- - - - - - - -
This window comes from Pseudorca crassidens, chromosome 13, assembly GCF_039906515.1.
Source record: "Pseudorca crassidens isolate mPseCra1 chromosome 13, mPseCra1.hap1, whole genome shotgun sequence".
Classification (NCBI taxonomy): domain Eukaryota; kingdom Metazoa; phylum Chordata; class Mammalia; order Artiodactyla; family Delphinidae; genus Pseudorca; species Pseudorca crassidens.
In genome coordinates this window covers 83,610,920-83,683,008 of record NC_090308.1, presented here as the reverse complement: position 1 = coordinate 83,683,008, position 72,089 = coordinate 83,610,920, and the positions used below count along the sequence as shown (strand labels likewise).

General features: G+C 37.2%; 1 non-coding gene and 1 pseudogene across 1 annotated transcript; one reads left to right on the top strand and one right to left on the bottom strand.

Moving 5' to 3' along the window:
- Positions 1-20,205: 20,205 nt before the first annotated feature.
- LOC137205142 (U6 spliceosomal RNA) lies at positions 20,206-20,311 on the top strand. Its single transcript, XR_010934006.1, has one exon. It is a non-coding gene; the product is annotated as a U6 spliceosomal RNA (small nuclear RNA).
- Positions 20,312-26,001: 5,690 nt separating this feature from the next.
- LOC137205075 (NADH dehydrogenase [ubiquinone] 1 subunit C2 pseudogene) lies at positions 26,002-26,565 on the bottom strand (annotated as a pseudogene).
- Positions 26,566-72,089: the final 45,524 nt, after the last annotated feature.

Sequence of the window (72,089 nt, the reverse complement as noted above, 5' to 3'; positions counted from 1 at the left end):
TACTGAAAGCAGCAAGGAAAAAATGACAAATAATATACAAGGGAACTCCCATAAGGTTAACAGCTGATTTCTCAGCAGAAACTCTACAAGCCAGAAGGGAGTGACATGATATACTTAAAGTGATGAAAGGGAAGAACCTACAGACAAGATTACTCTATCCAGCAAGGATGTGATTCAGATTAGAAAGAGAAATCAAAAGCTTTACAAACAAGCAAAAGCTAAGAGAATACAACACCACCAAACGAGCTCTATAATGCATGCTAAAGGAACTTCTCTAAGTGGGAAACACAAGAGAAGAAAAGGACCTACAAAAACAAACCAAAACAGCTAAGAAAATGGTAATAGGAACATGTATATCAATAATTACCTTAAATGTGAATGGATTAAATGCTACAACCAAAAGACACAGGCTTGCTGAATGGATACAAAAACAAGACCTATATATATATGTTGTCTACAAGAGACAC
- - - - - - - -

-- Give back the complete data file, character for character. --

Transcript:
This window comes from Pseudorca crassidens, chromosome 13, assembly GCF_039906515.1.
Source record: "Pseudorca crassidens isolate mPseCra1 chromosome 13, mPseCra1.hap1, whole genome shotgun sequence".
Classification (NCBI taxonomy): domain Eukaryota; kingdom Metazoa; phylum Chordata; class Mammalia; order Artiodactyla; family Delphinidae; genus Pseudorca; species Pseudorca crassidens.
In genome coordinates this window covers 83,610,920-83,683,008 of record NC_090308.1, presented here as the reverse complement: position 1 = coordinate 83,683,008, position 72,089 = coordinate 83,610,920, and the positions used below count along the sequence as shown (strand labels likewise).

General features: G+C 37.2%; 1 non-coding gene and 1 pseudogene across 1 annotated transcript; one reads left to right on the top strand and one right to left on the bottom strand.

Moving 5' to 3' along the window:
- Positions 1-20,205: 20,205 nt before the first annotated feature.
- LOC137205142 (U6 spliceosomal RNA) lies at positions 20,206-20,311 on the top strand. Its single transcript, XR_010934006.1, has one exon. It is a non-coding gene; the product is annotated as a U6 spliceosomal RNA (small nuclear RNA).
- Positions 20,312-26,001: 5,690 nt separating this feature from the next.
- LOC137205075 (NADH dehydrogenase [ubiquinone] 1 subunit C2 pseudogene) lies at positions 26,002-26,565 on the bottom strand (annotated as a pseudogene).
- Positions 26,566-72,089: the final 45,524 nt, after the last annotated feature.

Sequence of the window (72,089 nt, the reverse complement as noted above, 5' to 3'; positions counted from 1 at the left end):
TACTGAAAGCAGCAAGGAAAAAATGACAAATAATATACAAGGGAACTCCCATAAGGTTAACAGCTGATTTCTCAGCAGAAACTCTACAAGCCAGAAGGGAGTGACATGATATACTTAAAGTGATGAAAGGGAAGAACCTACAGACAAGATTACTCTATCCAGCAAGGATGTGATTCAGATTAGAAAGAGAAATCAAAAGCTTTACAAACAAGCAAAAGCTAAGAGAATACAACACCACCAAACGAGCTCTATAATGCATGCTAAAGGAACTTCTCTAAGTGGGAAACACAAGAGAAGAAAAGGACCTACAAAAACAAACCAAAACAGCTAAGAAAATGGTAATAGGAACATGTATATCAATAATTACCTTAAATGTGAATGGATTAAATGCTACAACCAAAAGACACAGGCTTGCTGAATGGATACAAAAACAAGACCTATATATATATGTTGTCTACAAGAGACAC